LESLIE LASKEY: S.E.N.T.
September 9 – October 15, 2011
Opening Reception: Friday, September 9, from 6 to 9 pm
WOP Space: Kelley Johnson: Works on Paper Series
Front Room: MoPA: Retrospective
Media Room: William Morris: Atraxia
Public Hours: Wednesday through Saturday 10:00 am – 5:00 pm
Bruno David Gallery opens the fall season with an exhibition of new work by Leslie Laskey called S.E.N.T. Security Envelopes Now Tampered. After seeing these collages, the viewer will never look at their mail in the same way again. The works that make up S.E.N.T. challenge the viewer to question their previously held ideas about the objects they throw away on a daily basis. Laskey opens the audience’s eyes to a range of materials, objects and discoveries. Composed of security envelopes, this new series brings to light the different patterns used for the insides of envelopes that, with Laskey’s artistic vision, morph into fascinating and energetic pieces. Infinitely varied, the S.E.N.T. series becomes an exposition of the colors, shapes, and patterns of envelopes. A fully illustrated catalogue with essays by Jim Harris and Megan Vallowe accompanies the exhibit.
With the beginning of our Sixth Season, the gallery is pleased to open a new space called WOP Space. In the WOP Space we are pleased to present Kelley Johnson’s most recent work titled Works on Paper Series. Johnson’s ability to absorb the viewer, produce interesting color combinations, and provide a sense of rapidity and tension are carried over from previous work to these new pieces. What makes Johnson’s new works on paper unique and exciting are the ways in which those similar ideas from before are presented in a much more minimalist fashion. Through vibrant colors and swift, almost chaotic brushstrokes juxtaposed with harsh, geometric lines, Johnson is able to produce a world that captivates and engages the viewer. A fully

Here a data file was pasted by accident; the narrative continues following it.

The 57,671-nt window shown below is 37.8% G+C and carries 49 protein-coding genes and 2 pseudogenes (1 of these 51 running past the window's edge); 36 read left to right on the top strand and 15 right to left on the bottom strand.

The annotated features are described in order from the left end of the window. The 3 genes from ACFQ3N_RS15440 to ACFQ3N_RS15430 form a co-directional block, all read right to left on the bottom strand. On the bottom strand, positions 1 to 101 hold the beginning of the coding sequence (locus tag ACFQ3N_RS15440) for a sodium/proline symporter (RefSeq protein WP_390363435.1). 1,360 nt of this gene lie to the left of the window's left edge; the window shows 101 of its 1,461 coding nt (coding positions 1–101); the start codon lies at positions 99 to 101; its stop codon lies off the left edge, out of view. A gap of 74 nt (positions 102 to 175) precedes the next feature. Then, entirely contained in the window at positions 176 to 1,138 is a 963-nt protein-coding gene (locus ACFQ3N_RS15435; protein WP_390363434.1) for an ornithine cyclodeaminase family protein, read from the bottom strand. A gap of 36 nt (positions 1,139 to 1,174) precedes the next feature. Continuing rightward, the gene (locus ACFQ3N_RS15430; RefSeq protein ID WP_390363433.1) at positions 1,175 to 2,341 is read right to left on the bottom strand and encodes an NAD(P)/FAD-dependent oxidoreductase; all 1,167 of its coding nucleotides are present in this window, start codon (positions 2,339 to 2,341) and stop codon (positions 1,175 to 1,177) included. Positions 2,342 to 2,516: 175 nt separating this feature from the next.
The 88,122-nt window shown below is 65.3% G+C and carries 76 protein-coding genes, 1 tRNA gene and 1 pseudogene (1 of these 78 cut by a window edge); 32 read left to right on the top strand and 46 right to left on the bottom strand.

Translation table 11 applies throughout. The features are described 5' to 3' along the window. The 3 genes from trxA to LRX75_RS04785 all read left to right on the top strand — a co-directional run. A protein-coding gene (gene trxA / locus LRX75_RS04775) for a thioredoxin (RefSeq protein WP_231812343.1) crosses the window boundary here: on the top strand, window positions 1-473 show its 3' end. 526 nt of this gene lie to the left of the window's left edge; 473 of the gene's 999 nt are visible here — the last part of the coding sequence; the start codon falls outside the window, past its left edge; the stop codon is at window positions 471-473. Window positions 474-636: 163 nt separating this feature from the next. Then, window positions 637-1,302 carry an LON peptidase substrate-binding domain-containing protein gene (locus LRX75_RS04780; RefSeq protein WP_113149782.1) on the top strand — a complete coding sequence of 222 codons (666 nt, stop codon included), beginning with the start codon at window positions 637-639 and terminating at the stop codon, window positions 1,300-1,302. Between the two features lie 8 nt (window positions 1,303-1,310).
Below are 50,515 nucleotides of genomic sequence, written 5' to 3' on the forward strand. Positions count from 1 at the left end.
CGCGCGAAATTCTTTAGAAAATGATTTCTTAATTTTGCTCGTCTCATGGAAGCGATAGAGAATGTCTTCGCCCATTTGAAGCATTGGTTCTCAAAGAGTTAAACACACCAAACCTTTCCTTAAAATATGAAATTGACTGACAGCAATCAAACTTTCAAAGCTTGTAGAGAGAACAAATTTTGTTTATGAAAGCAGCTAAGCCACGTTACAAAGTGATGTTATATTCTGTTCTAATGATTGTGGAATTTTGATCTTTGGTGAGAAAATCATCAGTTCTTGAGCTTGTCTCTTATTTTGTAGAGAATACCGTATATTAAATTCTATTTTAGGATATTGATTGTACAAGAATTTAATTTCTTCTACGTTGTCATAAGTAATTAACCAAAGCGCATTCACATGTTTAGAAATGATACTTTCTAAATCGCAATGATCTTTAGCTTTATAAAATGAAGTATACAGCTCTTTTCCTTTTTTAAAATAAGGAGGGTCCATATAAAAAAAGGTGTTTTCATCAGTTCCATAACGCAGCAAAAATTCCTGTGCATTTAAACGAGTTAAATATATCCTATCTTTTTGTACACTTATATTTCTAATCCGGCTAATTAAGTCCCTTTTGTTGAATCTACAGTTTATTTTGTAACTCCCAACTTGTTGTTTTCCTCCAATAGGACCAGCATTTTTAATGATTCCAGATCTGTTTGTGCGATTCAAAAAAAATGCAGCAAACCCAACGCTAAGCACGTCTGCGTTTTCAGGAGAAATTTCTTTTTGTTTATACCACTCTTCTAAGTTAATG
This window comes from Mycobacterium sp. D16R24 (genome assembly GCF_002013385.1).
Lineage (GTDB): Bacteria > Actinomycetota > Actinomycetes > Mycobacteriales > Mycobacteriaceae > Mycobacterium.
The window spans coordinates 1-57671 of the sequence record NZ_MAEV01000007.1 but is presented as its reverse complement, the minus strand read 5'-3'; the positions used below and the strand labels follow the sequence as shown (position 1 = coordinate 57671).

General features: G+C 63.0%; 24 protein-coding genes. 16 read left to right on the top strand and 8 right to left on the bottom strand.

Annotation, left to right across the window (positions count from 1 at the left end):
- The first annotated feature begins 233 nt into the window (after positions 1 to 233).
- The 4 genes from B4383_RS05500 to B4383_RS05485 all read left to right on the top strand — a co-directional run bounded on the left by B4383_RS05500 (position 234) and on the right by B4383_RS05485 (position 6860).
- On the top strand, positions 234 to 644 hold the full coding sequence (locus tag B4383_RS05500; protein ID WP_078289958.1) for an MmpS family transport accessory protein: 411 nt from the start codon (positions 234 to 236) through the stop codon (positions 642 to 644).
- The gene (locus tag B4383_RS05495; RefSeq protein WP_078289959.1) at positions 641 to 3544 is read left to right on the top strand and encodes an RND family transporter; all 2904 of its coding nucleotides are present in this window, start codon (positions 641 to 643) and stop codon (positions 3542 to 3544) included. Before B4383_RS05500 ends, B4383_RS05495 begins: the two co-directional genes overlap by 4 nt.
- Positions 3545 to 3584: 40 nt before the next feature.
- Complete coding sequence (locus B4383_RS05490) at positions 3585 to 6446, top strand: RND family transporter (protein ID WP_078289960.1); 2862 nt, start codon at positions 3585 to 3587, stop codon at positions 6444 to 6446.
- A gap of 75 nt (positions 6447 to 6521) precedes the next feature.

In the Front Room the gallery presents a retrospective of the first seven years of the Museum of Pocket Art (MoPA). MoPA began in response to author Walter Mosley’s idea that everyone should carry a small piece of artwork in their pocket to brighten their day and share with others. MoPA organizes exhibitions to show in a standard wallet with artwork made specifically to exhibit at a small scale, usually about the size of a business card. The wallet/exhibition circulates from artist to artist for a period of a few months creating a one to one person traveling exhibition.
The exhibition MoPA: Retrospective will include over 100 artists who had participated since the first MoPA exhibition including Jeremy Morgan, Amy Elligson, Mario Trejo, Eric Shultis, Robert Jackson Harrington, Josh Keller, Hannah Piper Burns, Donna J Wan, and Jan Bythe.
In the Media Room, the gallery presents a new video work by William Morris. The video titled Atraxia illustrates the relationship of a running man to a ringing telephone and its physiological result. The running man symbolizes one’s own anxiety; the expectations of performance upon a subject influenced by external stresses. Like the dog in Pavlov’s behavioral experiments, the running man hears and reacts to external stimuli. The end animation depicts the effect of the stimulus on the body, in which a direct path between the brain and the digestive system is shown.